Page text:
Basic Biochemistry for Astrobiology

  • Biochemistry is the study of chemical processes relating to living things.  An understanding of biochemistry is important in astrobiology.  For example, the search for microbial life beyond Earth often includes the search for chemical evidence.  This can include chemical evidence of molecules necessary for or conducive to life, of molecules necessary for chemical reactions of life, and of molecules that result from chemical reactions of life.  As a concrete example, in the Fosdick’s Astrobiology Series article entitled, “Life on Titan with Methane as a Solvent?”, the detection of surface lakes of methane on Titan, moon of Saturn, combined with evidence of low concentrations of elemental hydrogen and acetylene near the surface of Titan, in part led to a hypothesis regarding potential methanogenic microbes living in the lakes of Titan.  This is an example of an astrobiological hypothesis rooted largely in biochemistry – known or hypothetical.
  • Life on Earth is primarily based on six chemical elements: carbon, hydrogen, nitrogen,  oxygen, phosphorus and sulfur.  These are the primarily elements that form the building blocks of most biomolecules (the molecules of living things).
  • There are four basic types of biomolecules: carbohydrates, lipids, proteins and nucleic acids.  All of these are made up mostly of the six mentioned elements, and each type is defined by specific, technical chemical and molecular make-up attributes (the details of which need not be covered here).
  • Many biomolecules are made of up smaller sub-molecular units called monomers that are linked together to form larger biomolecules or macromolecules, called polymers.  Furthermore, various macromolecules may assemble in groups or complexes as needed for different biological requirements.
  • Lipids refer to a variety of relatively water-insoluble or hydrophobic compounds.  Lipids play roles in cellular energy storage and as structural components of cell membranes.  Lipids include fats, such as in normal human diets (oil, cream, etc.).
  • Proteins are macromolecules that have many roles in life, including in structures and as enzymes that catalyze metabolic chemical reactions.  Proteins are essentially chains of amino acids, which are a type of biomolecule composed of carbon, hydrogen, oxygen and nitrogen.  More particularly, peptide-bonded chains of amino acids form polypeptides, and proteins are formed of one or more polypeptides.  Proteins often form as specific three-dimensional structures related to their functions.  Furthermore, proteins often play important roles as part of macromolecular assemblies, which are massive, complex chemical structures that form specifically defined three-dimensional compositions and shapes (such as cellular organelles and cellular membranes).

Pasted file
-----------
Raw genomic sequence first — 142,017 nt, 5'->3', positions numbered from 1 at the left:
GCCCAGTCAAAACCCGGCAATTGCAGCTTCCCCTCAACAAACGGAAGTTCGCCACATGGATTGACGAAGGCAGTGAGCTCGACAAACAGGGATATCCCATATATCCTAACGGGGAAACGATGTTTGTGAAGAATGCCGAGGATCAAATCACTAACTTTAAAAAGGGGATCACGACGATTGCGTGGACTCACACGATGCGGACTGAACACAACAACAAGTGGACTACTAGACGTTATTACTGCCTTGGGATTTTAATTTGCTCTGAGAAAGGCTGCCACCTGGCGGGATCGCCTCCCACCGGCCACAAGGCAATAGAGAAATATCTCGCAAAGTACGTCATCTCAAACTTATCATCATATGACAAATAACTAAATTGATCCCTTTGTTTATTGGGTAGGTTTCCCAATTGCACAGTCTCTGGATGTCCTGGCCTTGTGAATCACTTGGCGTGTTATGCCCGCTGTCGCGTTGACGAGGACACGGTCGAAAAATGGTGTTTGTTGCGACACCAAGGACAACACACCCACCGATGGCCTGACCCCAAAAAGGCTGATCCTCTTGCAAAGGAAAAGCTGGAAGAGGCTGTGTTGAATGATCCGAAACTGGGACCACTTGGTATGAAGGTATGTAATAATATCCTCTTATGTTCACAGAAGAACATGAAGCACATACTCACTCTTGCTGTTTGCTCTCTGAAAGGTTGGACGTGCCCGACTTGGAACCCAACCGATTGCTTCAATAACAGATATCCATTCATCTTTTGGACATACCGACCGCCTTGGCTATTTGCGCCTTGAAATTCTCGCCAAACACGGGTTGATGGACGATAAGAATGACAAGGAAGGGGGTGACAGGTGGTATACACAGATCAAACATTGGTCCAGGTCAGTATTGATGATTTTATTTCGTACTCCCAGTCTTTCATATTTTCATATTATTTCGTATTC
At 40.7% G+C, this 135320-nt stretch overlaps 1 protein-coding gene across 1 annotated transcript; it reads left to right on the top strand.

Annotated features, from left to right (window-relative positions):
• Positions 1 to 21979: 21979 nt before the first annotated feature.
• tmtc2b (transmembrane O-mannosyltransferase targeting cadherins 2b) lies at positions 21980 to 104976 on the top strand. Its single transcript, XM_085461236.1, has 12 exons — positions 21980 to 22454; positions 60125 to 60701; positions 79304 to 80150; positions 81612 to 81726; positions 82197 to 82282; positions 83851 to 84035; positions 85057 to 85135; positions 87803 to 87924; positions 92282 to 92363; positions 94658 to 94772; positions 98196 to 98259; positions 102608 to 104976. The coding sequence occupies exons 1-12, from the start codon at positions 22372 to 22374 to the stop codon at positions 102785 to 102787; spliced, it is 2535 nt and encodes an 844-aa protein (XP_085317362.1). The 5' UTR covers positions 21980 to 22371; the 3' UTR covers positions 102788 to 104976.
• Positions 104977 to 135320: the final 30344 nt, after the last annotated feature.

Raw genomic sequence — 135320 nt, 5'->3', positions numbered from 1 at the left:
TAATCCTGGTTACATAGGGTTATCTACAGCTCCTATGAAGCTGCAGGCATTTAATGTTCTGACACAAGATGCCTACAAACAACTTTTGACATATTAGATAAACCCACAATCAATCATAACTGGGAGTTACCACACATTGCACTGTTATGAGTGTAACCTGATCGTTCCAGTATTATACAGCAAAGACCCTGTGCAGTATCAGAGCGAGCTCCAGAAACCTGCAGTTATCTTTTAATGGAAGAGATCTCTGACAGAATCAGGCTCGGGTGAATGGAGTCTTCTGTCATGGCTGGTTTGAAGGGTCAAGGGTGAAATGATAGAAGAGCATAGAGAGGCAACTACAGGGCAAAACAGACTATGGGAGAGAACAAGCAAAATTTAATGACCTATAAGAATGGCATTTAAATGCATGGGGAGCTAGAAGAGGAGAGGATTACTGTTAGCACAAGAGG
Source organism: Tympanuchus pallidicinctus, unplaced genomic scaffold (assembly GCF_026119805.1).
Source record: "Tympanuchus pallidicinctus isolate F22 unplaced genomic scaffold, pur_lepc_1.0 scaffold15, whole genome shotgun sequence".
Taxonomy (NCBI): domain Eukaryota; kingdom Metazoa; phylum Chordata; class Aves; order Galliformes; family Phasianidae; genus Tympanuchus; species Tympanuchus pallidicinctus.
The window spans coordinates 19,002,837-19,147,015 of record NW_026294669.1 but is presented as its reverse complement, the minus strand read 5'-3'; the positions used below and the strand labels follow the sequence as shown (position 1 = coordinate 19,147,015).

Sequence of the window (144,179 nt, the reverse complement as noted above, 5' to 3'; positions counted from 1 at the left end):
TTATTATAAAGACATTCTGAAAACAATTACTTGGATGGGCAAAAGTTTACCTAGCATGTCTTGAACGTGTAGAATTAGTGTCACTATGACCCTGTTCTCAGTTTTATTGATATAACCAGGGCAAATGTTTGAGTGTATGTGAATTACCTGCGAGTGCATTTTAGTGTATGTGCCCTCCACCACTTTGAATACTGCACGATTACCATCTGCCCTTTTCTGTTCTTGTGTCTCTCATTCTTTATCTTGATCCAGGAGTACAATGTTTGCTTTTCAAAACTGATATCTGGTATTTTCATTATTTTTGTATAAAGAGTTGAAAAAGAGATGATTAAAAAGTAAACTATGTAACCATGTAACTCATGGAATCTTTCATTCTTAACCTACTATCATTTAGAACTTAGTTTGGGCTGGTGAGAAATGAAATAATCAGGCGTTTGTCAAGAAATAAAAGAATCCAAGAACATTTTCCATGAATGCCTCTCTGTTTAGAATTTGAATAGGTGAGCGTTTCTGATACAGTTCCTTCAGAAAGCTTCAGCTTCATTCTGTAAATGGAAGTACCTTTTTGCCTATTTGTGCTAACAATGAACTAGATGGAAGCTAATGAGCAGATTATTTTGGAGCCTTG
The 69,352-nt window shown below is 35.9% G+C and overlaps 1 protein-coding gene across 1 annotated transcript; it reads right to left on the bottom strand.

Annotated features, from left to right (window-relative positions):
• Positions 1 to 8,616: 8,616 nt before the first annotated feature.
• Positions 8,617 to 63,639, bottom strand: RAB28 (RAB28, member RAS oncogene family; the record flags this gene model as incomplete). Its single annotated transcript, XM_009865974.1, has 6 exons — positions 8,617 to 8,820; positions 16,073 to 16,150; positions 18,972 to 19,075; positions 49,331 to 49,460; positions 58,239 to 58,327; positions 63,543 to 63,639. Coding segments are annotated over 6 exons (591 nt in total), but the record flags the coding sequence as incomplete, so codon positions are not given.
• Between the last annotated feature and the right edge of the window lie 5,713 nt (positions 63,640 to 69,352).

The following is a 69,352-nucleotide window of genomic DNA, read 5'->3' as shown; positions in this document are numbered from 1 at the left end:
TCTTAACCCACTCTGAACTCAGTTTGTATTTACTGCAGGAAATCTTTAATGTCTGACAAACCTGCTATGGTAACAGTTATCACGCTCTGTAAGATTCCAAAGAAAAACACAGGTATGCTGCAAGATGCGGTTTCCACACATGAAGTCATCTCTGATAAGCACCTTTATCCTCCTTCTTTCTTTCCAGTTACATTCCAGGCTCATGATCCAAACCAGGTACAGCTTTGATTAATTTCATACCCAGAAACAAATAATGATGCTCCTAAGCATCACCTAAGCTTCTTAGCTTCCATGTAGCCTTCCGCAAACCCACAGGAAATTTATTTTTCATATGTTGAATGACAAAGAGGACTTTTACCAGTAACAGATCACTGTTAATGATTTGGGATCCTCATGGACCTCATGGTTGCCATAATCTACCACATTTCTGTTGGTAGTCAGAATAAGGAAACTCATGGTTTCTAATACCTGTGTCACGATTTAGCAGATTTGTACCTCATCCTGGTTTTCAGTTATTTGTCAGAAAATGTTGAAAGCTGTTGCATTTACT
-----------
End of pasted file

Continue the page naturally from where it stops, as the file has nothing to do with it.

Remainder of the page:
• Nucleic acids, prevalent in cell nuclei, are extremely large macromolecules that are necessary for all known life.  They are used in storing and conveying genetic information.  The well-known genetic storage macromolecules deoxyribonucleic acid and ribonucleic acid, or DNA and RNA,  are formed from nucleic acids.  Nucleic acids also play roles in intracellular signaling as well es energy systems, and form the base molecule in adenosine triphosphate, or ATP, used to store energy.
  • Carbohydrates include sugars.  Carbohydrates play many biological roles, but they are notably key in energy storage, and also play an important role in genetic information storage.
  • Carbohydrates contain carbon, hydrogren and oxygen (the name “carbohydrate” stems from the incorporation of carbon (“carbo”) as well as the incorporation of the constituents of water, hydrogen and oxygen (“hydrate”).
  • Carbohydrates are built from monomers called monosaccharides, notably glucose (C6H12O6), as well fructose and dioxyribose.  Most living things use glucose to store energy, and break it down (through oxidation) to access that energy (which may be further stored).
  • In cellular aerobic respiration (which uses elemental oxygen (O2)), glucose + elemental oxygen react to form carbon dioxide + water + energy (which explains why, for example, humans breathe in elemental oxygen and breathe out carbon dioxide).
  • However, some microbes use anaerobic respiration (which does not use elemental oxygen), such as methane-producing microbes (methanogens).  Anaerobic microbes may synthesize their own complex organic compounds (as opposed to getting them from their environment, like humans), some of which is later broken down into glucose and then used for energy.  In particular, some anaerobic microbes, such as may live around hydrothermal vents, use energy from the oxidation of certain inorganic compounds (or methane (CH4), the simplest organic compound) to drive their synthesis of complex organic compounds; this is called chemosynthesis (as contrasted with photosynthesis, in which energy is derived from sunlight).  As a consequence of all this, anaerobic microbes around hydrothermal vents are able to thrive without sunlight, without elemental oxygen, and without complex organic compounds supplied from their environment.
Honey - high in glucose, oxidized for energy by most life on earth, from   bacteria to humans.  Image: public domain, available at
Honey – high in glucose, a sugar.  The simple carbohydrate molecule of glucose is oxidized for energy by most life on earth, from anaerobic chemosynthetic microbes living around hydrothermal vents in the dark depths of the oceans, their kind having been on Earth for millions of centuries, to you and me. Image: public domain, available at:

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